Combine that man who had a chip purposely implanted so he could access his office and activate certain things like lights when he entered a room, with the completely wayward set of people around who purposefully get BME implants such as those led devices that flash under the skin. Or people who like splitting their tongue. Sell the benefits of an rfid chip, like they do with NFC phones and paypass chipped bank cards, and you'll have people lining up to be able to just swipe their hand over a reader to pay for their goods, enter a bar using it as proof of age, start their car, but next in line is police with scanners to scan you to check for warrants, and see the updated count of areas you've been to, know if your financial status matches with your income...

"You've been to a known drug use area 52 times in the last year. You are under arrest and will be taken for further testing."
"But I work there..."
"Get in the van, criminal."



posted on Mar, 22 2017 @ 05:20 AM
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a reply to: MacK80

"property of *insert wealthy scumbag who paid dearly for his sex toy*"

Tracking isn't the only thing that can be bad for this situation. If attempting to escape and caught, immediate knowledge of who 'owns' her is known.



posted on Mar, 22 2017 @ 05:20 AM
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a reply to: LoneWrecche

If you clone the NFC frequency on your visa, and implant that, it will work just the same. You might run into issues with your new card :-).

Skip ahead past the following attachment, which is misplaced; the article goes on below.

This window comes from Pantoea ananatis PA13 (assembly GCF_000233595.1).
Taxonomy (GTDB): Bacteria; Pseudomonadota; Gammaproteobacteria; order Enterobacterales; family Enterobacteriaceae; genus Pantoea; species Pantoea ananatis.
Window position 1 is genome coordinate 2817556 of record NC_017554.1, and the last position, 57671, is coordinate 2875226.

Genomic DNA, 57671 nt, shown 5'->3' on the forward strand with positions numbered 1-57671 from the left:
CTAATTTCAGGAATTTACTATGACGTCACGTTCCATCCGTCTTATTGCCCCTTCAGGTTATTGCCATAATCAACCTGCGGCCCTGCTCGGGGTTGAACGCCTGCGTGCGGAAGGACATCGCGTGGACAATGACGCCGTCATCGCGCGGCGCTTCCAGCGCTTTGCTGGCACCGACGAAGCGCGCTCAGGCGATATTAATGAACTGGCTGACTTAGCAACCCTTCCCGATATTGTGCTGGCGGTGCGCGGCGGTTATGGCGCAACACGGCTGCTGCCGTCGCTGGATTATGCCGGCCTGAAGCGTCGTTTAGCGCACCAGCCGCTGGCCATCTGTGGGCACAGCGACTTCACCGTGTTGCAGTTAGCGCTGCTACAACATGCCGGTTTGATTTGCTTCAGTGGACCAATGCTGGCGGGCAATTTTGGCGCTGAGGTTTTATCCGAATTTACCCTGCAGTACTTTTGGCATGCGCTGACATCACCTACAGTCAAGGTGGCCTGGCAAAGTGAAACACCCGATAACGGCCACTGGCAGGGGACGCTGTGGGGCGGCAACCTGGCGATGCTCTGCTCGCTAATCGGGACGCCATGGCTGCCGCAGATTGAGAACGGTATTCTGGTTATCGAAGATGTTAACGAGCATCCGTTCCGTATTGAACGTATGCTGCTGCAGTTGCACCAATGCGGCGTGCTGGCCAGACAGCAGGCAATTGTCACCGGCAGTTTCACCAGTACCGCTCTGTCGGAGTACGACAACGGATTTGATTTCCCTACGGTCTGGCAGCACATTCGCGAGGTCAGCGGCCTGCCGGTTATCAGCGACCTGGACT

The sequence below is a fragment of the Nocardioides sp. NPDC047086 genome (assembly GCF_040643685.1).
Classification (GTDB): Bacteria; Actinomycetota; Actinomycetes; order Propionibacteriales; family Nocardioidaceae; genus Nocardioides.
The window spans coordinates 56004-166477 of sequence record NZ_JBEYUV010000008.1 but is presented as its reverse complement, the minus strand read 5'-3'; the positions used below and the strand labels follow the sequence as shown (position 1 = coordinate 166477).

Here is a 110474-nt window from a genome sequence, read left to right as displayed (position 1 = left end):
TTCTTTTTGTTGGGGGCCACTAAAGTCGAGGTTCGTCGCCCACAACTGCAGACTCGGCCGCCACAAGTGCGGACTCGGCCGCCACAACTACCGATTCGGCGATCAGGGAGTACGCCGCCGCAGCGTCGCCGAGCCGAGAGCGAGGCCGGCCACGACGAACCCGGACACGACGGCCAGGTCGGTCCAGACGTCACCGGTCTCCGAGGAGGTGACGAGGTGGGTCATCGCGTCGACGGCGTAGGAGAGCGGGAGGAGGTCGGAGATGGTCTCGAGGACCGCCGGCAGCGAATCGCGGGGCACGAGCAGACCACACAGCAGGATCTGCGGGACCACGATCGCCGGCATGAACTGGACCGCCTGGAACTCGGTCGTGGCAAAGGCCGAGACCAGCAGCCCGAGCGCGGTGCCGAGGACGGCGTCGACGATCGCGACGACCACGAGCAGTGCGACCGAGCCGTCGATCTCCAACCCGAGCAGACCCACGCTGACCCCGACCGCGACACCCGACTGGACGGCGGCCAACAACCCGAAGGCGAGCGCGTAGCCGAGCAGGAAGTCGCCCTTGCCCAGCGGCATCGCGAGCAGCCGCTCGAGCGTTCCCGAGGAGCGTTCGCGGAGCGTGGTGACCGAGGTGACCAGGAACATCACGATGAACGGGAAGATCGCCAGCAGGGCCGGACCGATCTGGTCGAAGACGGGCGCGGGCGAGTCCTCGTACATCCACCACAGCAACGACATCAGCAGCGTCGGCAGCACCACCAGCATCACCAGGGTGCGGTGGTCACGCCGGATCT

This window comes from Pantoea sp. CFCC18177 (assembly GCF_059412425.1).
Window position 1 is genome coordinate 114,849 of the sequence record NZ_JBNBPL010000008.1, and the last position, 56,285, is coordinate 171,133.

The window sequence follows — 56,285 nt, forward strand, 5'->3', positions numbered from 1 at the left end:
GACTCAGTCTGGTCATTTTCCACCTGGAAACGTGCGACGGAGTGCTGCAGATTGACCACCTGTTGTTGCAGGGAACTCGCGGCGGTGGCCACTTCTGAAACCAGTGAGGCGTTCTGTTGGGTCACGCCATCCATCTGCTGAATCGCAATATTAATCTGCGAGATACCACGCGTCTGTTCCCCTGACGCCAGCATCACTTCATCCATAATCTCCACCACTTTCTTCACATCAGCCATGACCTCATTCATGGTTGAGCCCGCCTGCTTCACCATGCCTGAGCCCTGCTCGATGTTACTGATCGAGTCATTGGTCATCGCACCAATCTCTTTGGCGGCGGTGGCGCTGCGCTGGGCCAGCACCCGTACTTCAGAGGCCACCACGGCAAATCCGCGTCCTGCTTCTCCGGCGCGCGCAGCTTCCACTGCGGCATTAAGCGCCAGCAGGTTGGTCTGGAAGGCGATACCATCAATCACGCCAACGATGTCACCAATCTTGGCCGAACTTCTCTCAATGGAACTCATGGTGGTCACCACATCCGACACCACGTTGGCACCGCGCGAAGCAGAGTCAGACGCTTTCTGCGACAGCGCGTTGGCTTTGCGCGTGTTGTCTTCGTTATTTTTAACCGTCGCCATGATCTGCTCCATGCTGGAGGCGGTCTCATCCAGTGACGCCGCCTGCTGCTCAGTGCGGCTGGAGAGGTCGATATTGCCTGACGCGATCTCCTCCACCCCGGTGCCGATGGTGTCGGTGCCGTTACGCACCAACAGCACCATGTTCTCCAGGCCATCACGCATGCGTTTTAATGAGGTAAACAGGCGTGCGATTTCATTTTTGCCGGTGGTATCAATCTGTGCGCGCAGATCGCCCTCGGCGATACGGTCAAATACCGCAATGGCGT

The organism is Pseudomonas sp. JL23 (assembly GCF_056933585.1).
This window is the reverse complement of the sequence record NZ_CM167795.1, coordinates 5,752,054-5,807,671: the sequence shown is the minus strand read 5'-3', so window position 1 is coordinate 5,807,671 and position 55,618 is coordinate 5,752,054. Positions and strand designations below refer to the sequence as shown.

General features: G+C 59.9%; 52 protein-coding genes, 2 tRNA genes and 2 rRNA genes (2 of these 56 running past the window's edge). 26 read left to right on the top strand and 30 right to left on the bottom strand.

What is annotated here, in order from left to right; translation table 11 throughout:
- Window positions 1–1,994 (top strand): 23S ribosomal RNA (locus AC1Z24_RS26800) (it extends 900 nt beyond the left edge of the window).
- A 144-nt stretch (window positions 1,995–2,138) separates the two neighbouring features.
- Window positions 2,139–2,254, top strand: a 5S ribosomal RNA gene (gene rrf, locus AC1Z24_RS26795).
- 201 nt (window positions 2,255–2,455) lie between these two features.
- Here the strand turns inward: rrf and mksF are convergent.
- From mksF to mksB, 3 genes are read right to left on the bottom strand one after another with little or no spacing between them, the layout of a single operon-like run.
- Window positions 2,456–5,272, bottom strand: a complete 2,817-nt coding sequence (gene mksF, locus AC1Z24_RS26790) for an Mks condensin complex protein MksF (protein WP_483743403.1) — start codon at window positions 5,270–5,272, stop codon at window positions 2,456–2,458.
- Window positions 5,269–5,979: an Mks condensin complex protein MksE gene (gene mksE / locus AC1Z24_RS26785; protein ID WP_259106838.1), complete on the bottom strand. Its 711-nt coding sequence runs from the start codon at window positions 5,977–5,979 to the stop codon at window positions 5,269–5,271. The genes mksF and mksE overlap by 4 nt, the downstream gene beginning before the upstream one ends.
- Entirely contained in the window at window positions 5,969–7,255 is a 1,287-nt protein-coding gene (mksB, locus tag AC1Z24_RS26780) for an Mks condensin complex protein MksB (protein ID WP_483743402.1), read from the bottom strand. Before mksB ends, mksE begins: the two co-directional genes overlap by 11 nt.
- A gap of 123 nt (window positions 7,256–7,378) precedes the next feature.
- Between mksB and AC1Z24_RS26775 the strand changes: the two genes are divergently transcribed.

Accepting payments would be easy with the way they used already. Just have it link to your donation page when scanned.


As for Facebook, I say we literally inject that one into peoples face. Activating devices(like your computer and lights) should be located in the forehead for maximum benefit.



posted on Mar, 22 2017 @ 05:24 AM
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a reply to: LoneWrecche

Is this that terrible if the authorities catch her?

Most of these NFC tags are registered to domains, and the domains are not public access, despite public sale of the chips. Re registering the domains is logged.

AKA they already know who he is despite putting "Fuzzy Lumpkins" pseudonym. Samsung owns like a huge majority of them, that's probably who is being called.
edit on 22-3-2017 by MacK80 because: (no reason given)



posted on Mar, 22 2017 @ 05:29 AM
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originally posted by: MacK80
a reply to: LoneWrecche

If you clone the NFC frequency on your visa, and implant that, it will work just the same. You might run into issues with your new card :-).

Accepting payments would be easy with the way they used already. Just have it link to your donation page when scanned.


As for Facebook, I say we literally inject that one into peoples face. Activating devices(like your computer and lights) should be located in the forehead for maximum benefit.


I like that guy who couldn't see colours who had a camera implanted in his skull, connected to a chip he has implanted, that allows him to hear different tones for different colours.

The future is.... a little bit weird.




posted on Mar, 22 2017 @ 05:33 AM
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originally posted by: MacK80
a reply to: LoneWrecche

Is this that terrible if the authorities catch her?

Most of these NFC tags are registered to domains, and the domains are not public access, despite public sale of the chips. Re registering the domains is logged.

AKA they already know who he is despite putting "Fuzzy Lumpkins" pseudonym. Samsung owns like a huge majority of them, that's probably who is being called.


They'd have to be looking for it, first, I would assume. It's not like we're scanning people to verify who they are with RFID technology, like a lost dog... yet..

I also would expect that a group of people engaging in a highly lucrative sex trade would be able to manufacture their own RFID technology that did not follow the legitimate norms of the current RFID technology.

I have no idea, I'm not running a harem full of abducted sex slaves for profit.. I can't even keep one woman that willingly wanted to stay within 20 feet of me. :/